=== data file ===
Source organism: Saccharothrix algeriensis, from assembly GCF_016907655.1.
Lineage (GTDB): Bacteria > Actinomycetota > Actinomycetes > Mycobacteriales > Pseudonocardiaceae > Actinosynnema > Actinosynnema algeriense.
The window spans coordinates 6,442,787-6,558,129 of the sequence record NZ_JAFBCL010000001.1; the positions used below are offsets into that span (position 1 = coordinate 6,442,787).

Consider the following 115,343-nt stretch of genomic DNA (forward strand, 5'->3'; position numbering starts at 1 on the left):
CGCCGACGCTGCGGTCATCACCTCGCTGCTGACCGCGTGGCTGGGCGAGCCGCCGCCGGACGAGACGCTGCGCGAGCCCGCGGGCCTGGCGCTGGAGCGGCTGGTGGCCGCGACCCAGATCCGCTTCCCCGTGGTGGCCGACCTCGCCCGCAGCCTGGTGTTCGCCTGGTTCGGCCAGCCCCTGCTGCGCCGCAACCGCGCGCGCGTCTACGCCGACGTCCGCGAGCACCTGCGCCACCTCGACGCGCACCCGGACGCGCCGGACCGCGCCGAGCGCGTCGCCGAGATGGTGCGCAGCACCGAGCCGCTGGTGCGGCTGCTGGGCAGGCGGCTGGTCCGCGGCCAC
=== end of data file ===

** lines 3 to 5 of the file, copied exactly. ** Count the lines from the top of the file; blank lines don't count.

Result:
The window spans coordinates 6,442,787-6,558,129 of the sequence record NZ_JAFBCL010000001.1; the positions used below are offsets into that span (position 1 = coordinate 6,442,787).

Consider the following 115,343-nt stretch of genomic DNA (forward strand, 5'->3'; position numbering starts at 1 on the left):
CGCCGACGCTGCGGTCATCACCTCGCTGCTGACCGCGTGGCTGGGCGAGCCGCCGCCGGACGAGACGCTGCGCGAGCCCGCGGGCCTGGCGCTGGAGCGGCTGGTGGCCGCGACCCAGATCCGCTTCCCCGTGGTGGCCGACCTCGCCCGCAGCCTGGTGTTCGCCTGGTTCGGCCAGCCCCTGCTGCGCCGCAACCGCGCGCGCGTCTACGCCGACGTCCGCGAGCACCTGCGCCACCTCGACGCGCACCCGGACGCGCCGGACCGCGCCGAGCGCGTCGCCGAGATGGTGCGCAGCACCGAGCCGCTGGTGCGGCTGCTGGGCAGGCGGCTGGTCCGCGGCCAC